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Flying African Termites, the all-time delicacy for Ugandans

Why Ugandans love termites as an alternative source of protein


Across Africa, Uganda has the most intriguing history about white ants better known as the flying African termites.

For Ugandans, these insects are a rich source of protein and not destructive as deemed by many in the rest of Africa.  Scientifically though, termites have been proven to have a higher protein content compared to red meat. White ants are also rich in fat.

Interestingly, Ugandans have adopted unique methods of collecting termites using nests or digging deep beneath the anthills where the queen rests. Once the queen is captured, this is considered a real victory and the dish is astoundingly delicious.

Usually, termites are collected during migration at the beginning of the rainy season in Central, West and South Africa where they swarm. The collection involves the use of nets which are hung around lamps to lure the white ants (termites). Once the light shines, they head to the direction it is emitted from and onto the net.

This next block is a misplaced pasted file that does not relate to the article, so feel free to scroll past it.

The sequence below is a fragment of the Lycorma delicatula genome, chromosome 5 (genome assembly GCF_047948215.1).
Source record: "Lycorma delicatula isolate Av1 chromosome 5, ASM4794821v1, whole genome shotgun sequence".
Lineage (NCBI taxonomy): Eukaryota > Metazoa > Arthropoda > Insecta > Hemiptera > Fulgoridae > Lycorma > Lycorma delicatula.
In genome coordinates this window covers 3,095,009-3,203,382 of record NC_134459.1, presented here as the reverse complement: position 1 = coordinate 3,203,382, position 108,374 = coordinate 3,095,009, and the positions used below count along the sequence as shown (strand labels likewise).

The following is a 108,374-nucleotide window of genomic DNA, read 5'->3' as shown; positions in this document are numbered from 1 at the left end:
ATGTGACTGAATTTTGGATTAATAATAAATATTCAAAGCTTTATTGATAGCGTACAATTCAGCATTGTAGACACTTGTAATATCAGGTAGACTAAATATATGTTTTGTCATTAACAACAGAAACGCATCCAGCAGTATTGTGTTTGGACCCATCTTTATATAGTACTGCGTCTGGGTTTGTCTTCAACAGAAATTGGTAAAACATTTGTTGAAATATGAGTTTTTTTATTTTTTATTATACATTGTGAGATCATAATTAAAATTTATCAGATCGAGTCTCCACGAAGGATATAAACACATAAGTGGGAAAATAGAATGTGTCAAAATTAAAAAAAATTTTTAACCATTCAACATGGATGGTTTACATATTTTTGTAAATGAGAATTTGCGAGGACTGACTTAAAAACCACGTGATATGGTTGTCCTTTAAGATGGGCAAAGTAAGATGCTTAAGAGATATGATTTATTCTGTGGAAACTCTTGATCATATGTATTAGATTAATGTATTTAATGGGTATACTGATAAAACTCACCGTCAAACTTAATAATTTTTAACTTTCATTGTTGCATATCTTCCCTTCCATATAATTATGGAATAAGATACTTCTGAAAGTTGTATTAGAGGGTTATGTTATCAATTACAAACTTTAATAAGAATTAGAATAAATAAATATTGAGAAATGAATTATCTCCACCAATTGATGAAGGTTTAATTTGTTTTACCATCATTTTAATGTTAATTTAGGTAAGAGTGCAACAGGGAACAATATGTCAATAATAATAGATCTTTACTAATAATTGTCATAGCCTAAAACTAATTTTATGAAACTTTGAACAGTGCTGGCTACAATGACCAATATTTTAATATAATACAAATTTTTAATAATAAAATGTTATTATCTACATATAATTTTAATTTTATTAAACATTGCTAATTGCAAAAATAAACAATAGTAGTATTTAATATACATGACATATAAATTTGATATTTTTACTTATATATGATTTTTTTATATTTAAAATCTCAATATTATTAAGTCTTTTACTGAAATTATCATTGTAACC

Another method used in the collection of the termites involves the use of water on termite moulds during the dry season. This triggers them to migrate thinking the wet season is on.

Once they sprinkle water, drumbeats resembling the sound of raindrops hitting the ground starts as more water is sprinkled into the moulds triggering a migration. Once the termites start moving, they are directed to a path leading to a container where they are trapped and eaten raw though they are supposed to be cooked.

Nonetheless, termites are the main delicacy during the wet season as the farms literally produce nothing. Once collected/harvested, they are washed and their wings removed. They are placed on a hot pan and some hot water is added and cooking goes on until all the water is gone. At this point, you add some oil or butter to the hot pan and fry then for a few minutes and they are ready.

Read more:

A taste of steak in Uganda takes you to The Lawns Restaurant

Tree-Climbing Lions Of Tanzania And Uganda


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